RALEIGH, North Carolina — An experiment that prompted lawmakers to delay for years the promised but costly cleanup of a key water supply for about 300,000 people in the Raleigh-Durham region has produced no tangible results, a state report said.
North Carolina lawmakers in 2013 approved spending $1.4 million on a no-bid, single-source deal with a North Dakota company that had lobbied legislators for the funds. The legislation tailored to target a specific company's product would have been illegal by almost any other part of the government, State Auditor Beth Wood said months later.
The first year of testing Medora Corp.'s SolarBee water-circulating equipment produced no improvement in water quality on Jordan Lake, a report by the state's Division of Water Quality said.
"These preliminary results indicate that nutrient related water quality conditions did not significantly improve in areas of the lake where SolarBees were deployed," said the report to the General Assembly.
The experiment with three dozen of the solar-powered, floating devices started in August 2014 and was supposed to wrap up early next year. But the General Assembly this summer decided to spend another $1.5 million on the project and again delay until at least 2019 more stringent anti-pollution regulations on homebuilders, farmers and other businesses as far away upstream as Greensboro and Burlington designed to protect Jordan Lake.
"It seems like what the purpose of the panels really is is to provide cover for upstream developers to avoid doing the pollution controls that they're required to do," Sierra Club lobbyist Cassie Gavin said Wednesday. "So basically that shifts the cost of the cleanup to the public and to taxpayers to clean up Jordan Lake instead."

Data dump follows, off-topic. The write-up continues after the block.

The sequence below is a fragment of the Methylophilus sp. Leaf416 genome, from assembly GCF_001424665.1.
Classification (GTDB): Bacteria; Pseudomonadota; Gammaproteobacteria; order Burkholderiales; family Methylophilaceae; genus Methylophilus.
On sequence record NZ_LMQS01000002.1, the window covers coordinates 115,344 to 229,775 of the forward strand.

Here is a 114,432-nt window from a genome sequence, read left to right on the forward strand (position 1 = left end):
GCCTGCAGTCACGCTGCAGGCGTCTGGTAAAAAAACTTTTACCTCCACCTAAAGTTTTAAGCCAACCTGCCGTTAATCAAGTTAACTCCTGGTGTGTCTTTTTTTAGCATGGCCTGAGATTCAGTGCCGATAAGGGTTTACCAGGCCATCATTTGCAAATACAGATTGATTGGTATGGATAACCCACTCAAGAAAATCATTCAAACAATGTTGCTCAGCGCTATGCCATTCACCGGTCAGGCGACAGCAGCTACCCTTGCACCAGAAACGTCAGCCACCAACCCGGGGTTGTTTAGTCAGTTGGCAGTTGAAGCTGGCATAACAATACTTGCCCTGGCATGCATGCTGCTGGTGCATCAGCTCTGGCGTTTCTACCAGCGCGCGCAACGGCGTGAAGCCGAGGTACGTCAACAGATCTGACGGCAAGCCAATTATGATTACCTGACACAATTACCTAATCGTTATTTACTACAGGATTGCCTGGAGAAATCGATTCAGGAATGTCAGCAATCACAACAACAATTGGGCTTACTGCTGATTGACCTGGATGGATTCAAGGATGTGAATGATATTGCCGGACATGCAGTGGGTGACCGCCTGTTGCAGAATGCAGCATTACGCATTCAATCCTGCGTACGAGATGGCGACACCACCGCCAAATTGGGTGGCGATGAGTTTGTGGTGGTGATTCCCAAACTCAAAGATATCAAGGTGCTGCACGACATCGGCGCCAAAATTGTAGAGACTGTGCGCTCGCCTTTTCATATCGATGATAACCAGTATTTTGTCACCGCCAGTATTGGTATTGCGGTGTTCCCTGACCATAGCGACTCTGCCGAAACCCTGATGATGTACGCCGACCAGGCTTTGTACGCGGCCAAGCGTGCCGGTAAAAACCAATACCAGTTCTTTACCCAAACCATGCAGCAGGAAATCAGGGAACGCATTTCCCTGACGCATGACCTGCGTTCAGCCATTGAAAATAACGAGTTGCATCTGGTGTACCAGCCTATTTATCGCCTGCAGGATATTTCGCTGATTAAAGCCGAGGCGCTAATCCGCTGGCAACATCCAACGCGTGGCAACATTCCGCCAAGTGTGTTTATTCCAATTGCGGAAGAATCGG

The regulations were part of the state's 2007 agreement with the U.S. Environmental Protection Agency to clean up nitrogen and phosphorous spilling into the lake. Opponents say the regulations designed to reduce pollution sources would hurt economic growth and cost hundreds of millions of dollars.
State Department of Environmental Quality spokeswoman Crystal Feldman declined to comment Wednesday but pointed to a statement on the agency's website: "Initial test results indicate water quality conditions in two areas of Jordan Lake are similar to historical conditions but that the effectiveness of the Solarbees will not be known until several years of data can be gathered."
The man-made lake, completed in the early 1980s, has seen the rising nitrogen and phosphorus levels encourage the growth of algae which hurts water quality and fish. The solar-powered equipment mixes surface waters with the aim of reducing algae outbreaks but doesn't reduce nitrogen and phosphorous entering the lake from runoff, as the delayed regulations would require.